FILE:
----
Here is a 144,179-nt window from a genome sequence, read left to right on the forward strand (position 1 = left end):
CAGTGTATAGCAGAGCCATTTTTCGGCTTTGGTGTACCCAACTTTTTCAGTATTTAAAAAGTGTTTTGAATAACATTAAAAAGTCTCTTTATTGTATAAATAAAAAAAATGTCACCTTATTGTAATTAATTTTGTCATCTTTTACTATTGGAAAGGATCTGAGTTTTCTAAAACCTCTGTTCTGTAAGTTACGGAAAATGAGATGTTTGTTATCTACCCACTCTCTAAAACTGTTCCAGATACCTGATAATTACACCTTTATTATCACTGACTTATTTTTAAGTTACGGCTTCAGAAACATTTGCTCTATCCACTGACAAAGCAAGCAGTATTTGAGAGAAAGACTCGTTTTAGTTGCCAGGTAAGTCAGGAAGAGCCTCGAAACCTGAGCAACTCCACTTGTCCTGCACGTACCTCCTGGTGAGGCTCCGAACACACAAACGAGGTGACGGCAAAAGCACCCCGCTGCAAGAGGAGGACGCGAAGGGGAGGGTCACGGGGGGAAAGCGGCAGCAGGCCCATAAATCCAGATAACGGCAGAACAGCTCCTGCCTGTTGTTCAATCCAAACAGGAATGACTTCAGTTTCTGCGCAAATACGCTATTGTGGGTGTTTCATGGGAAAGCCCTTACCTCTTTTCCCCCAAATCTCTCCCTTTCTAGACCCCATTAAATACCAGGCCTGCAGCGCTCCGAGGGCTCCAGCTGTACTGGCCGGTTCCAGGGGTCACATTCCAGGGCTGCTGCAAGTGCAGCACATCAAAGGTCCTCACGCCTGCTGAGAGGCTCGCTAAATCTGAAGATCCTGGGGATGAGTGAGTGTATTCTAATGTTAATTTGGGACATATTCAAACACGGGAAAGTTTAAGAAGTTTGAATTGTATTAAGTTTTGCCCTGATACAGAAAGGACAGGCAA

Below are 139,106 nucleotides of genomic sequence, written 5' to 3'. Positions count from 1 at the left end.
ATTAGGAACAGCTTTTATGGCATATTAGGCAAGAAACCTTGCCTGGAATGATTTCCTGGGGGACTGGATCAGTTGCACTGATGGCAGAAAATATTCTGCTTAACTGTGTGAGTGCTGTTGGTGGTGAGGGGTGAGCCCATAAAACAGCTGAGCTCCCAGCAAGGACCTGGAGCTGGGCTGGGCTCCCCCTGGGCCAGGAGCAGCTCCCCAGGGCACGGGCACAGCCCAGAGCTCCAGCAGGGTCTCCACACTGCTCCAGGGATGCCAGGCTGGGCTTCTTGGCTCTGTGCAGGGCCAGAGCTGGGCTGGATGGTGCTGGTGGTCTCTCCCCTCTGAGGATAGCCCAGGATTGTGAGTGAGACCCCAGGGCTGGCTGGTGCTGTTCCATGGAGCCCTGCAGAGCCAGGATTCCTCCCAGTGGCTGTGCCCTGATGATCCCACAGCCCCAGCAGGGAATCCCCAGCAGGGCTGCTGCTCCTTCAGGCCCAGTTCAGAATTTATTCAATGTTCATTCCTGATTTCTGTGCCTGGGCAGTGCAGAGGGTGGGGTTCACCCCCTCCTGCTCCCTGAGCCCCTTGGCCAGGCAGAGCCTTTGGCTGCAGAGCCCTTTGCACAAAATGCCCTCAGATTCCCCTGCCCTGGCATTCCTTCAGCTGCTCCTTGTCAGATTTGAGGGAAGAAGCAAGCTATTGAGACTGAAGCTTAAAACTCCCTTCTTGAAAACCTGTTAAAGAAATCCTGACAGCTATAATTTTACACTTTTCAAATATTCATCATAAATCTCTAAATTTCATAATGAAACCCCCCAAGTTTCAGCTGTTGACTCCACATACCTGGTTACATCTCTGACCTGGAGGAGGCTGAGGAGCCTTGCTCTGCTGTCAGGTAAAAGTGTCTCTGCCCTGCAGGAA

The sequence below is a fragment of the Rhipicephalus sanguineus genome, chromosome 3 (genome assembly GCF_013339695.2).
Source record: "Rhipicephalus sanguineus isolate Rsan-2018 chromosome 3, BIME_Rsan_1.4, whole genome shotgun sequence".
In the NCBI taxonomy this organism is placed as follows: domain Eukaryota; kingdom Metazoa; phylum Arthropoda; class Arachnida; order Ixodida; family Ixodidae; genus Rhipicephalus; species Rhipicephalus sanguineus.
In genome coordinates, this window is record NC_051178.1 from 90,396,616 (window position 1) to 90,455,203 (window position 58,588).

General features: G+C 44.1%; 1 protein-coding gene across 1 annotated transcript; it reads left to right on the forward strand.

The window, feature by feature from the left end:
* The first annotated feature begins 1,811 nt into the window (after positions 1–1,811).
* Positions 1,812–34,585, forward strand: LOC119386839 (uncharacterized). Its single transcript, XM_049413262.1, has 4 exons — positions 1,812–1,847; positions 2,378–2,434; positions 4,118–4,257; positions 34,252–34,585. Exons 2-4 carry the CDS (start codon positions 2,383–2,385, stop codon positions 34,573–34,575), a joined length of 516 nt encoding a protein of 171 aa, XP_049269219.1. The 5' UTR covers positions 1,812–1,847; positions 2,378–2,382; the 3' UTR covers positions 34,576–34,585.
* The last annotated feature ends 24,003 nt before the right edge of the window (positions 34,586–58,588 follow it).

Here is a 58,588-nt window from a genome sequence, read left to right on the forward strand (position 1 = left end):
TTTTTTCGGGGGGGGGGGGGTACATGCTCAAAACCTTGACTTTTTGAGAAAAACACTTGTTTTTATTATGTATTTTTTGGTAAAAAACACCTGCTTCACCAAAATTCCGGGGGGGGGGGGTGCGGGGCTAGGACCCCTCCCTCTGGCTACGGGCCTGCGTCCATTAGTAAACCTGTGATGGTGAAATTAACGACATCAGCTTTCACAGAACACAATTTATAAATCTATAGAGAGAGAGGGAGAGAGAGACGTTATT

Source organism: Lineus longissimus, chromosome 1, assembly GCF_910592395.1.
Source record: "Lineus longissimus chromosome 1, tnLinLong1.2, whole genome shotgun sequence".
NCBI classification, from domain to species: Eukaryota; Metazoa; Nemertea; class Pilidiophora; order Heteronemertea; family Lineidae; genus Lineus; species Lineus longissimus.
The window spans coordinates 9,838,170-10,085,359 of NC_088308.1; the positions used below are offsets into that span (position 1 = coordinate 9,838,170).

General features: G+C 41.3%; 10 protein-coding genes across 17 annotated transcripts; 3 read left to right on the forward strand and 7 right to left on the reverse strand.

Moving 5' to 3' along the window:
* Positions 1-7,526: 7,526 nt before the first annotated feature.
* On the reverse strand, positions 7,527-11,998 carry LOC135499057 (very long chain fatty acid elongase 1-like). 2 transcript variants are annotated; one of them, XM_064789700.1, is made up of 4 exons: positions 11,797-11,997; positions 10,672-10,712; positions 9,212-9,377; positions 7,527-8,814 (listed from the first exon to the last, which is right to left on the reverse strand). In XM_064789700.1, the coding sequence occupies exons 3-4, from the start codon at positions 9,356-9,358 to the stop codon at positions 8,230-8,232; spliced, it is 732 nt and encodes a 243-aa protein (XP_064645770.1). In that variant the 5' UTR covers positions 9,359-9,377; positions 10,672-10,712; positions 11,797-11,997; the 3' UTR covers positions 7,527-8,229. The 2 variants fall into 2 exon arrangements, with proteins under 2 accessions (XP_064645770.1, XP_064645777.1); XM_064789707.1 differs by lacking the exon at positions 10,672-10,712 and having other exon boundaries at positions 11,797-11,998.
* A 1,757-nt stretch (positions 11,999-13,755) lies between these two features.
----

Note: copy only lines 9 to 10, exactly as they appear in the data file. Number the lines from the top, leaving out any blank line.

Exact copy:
General features: G+C 44.1%; 1 protein-coding gene across 1 annotated transcript; it reads left to right on the forward strand.

The window, feature by feature from the left end: